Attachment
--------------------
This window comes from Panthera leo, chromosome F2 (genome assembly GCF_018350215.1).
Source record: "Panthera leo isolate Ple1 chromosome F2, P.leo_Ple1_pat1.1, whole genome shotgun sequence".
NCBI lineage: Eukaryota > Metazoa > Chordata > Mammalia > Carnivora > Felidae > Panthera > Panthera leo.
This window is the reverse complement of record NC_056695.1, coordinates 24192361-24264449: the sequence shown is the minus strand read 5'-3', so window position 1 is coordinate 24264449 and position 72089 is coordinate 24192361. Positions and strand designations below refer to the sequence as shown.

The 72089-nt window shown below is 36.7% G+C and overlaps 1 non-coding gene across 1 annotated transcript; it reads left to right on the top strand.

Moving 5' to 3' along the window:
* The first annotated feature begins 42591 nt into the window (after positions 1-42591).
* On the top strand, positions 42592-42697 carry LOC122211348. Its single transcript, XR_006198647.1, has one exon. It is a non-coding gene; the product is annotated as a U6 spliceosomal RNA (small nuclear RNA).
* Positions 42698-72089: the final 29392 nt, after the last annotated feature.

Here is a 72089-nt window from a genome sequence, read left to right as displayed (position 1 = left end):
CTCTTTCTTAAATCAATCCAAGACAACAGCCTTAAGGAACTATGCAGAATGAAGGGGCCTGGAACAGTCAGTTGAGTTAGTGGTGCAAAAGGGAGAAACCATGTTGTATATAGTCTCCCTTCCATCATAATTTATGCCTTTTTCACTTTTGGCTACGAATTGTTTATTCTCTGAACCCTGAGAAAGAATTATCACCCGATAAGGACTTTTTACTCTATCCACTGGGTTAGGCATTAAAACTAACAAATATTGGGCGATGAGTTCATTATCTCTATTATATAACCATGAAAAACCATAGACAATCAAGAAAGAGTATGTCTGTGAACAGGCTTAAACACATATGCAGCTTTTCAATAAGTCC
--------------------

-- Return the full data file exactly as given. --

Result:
This window comes from Panthera leo, chromosome F2 (genome assembly GCF_018350215.1).
Source record: "Panthera leo isolate Ple1 chromosome F2, P.leo_Ple1_pat1.1, whole genome shotgun sequence".
NCBI lineage: Eukaryota > Metazoa > Chordata > Mammalia > Carnivora > Felidae > Panthera > Panthera leo.
This window is the reverse complement of record NC_056695.1, coordinates 24192361-24264449: the sequence shown is the minus strand read 5'-3', so window position 1 is coordinate 24264449 and position 72089 is coordinate 24192361. Positions and strand designations below refer to the sequence as shown.

The 72089-nt window shown below is 36.7% G+C and overlaps 1 non-coding gene across 1 annotated transcript; it reads left to right on the top strand.

Moving 5' to 3' along the window:
* The first annotated feature begins 42591 nt into the window (after positions 1-42591).
* On the top strand, positions 42592-42697 carry LOC122211348. Its single transcript, XR_006198647.1, has one exon. It is a non-coding gene; the product is annotated as a U6 spliceosomal RNA (small nuclear RNA).
* Positions 42698-72089: the final 29392 nt, after the last annotated feature.

Here is a 72089-nt window from a genome sequence, read left to right as displayed (position 1 = left end):
CTCTTTCTTAAATCAATCCAAGACAACAGCCTTAAGGAACTATGCAGAATGAAGGGGCCTGGAACAGTCAGTTGAGTTAGTGGTGCAAAAGGGAGAAACCATGTTGTATATAGTCTCCCTTCCATCATAATTTATGCCTTTTTCACTTTTGGCTACGAATTGTTTATTCTCTGAACCCTGAGAAAGAATTATCACCCGATAAGGACTTTTTACTCTATCCACTGGGTTAGGCATTAAAACTAACAAATATTGGGCGATGAGTTCATTATCTCTATTATATAACCATGAAAAACCATAGACAATCAAGAAAGAGTATGTCTGTGAACAGGCTTAAACACATATGCAGCTTTTCAATAAGTCC